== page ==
Features: The Warren Commission, The Truth, and Arlen Specter: Part 1

The Commission chose J. Lee Rankin, former U.S. Solicitor General, as its general counsel. Rankin, in turn, selected New York University professor and tax law expert Norman Redlich as his special assistant. Almost all Communication between the working staff of lawyers and investigators and the Commission members was to pass through Redlich and Rankin.

As "senior counsel" to the Commission, a group of the most eminent and respected lawyers in the country were Chosen, among them Philadelphia’s William T. Coleman. Jr., partner in Dilworth, Paxson, Kalish, Kohn and Dilks. These men, however, generally turned out to be such outstanding attorneys that, during the course of the investigation, they could find little time to free themselves from their own busy law practices. As a result, the bulk of the work fell on what were called the "junior counsel," young lawyers with budding reputations for whom appointment to the Commission staff was a tremendous honor. Arlen Specter was one.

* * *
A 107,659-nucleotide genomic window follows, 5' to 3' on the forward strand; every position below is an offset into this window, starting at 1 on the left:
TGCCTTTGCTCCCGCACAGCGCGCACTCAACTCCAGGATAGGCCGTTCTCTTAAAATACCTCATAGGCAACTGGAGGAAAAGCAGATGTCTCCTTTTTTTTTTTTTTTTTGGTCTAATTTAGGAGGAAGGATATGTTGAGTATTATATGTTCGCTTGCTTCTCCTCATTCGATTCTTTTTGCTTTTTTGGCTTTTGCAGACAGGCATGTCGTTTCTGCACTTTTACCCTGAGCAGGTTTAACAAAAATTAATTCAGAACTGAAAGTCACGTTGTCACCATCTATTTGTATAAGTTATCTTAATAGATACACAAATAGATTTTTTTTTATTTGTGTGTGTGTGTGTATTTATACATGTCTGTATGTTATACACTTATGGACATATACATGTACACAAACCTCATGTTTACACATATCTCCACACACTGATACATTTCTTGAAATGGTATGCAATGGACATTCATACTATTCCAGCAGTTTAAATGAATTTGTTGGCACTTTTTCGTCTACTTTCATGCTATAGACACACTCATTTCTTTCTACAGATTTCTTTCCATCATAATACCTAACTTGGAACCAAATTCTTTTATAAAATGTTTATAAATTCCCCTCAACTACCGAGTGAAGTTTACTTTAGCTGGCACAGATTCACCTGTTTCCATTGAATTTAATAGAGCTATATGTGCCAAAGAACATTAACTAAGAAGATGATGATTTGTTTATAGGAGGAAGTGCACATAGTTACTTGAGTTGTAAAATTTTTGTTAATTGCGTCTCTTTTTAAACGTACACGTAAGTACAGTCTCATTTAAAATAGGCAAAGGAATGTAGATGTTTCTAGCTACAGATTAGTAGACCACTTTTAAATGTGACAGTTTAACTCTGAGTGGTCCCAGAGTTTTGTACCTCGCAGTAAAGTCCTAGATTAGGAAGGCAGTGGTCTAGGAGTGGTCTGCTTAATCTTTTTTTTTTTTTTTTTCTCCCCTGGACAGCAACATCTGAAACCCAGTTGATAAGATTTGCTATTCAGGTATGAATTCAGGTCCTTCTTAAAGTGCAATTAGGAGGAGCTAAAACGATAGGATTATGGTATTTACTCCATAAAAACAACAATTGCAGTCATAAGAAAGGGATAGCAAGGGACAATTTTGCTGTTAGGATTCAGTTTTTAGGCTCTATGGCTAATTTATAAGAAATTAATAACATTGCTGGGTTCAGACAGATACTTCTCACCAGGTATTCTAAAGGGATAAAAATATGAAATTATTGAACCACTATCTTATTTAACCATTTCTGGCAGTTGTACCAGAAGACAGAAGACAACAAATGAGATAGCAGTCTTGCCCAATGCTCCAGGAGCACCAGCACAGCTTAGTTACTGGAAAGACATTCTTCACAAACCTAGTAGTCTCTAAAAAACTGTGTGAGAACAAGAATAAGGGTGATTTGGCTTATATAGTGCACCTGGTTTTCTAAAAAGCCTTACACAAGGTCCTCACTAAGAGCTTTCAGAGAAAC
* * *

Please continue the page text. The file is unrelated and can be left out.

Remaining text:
Specter, then a 33-year-old assistant district attorney, had recently been made chief of the litigation division after having achieved a notable success in sending local Teamster boss Ray Cohen to jail. A Yale Law grad, he had an excellent reputation as a hard, diligent worker and was known among his associates as a man of integrity and ambition — albeit, according to one civil lawyer friend, within the framework of what he termed a "prosecutor mentality."

Nevertheless, when Howard Willens, Specter’s former co-editor of the Yale Law Journal who was acting as liaison between the Commission and the Justice Department, called him late in December and asked him to join the Commission staff, Specter initially refused. He says he didn’t like the idea of leaving Philadelphia or of being away from his wife and family for a long period. But as he began to talk to more and more friends about it, to his associates and then-district attorney James Crumlish and his law partner Marvin Katz, they convinced him it was a unique opportunity. "They told me I’d he a damn fool if I didn’t go," he says.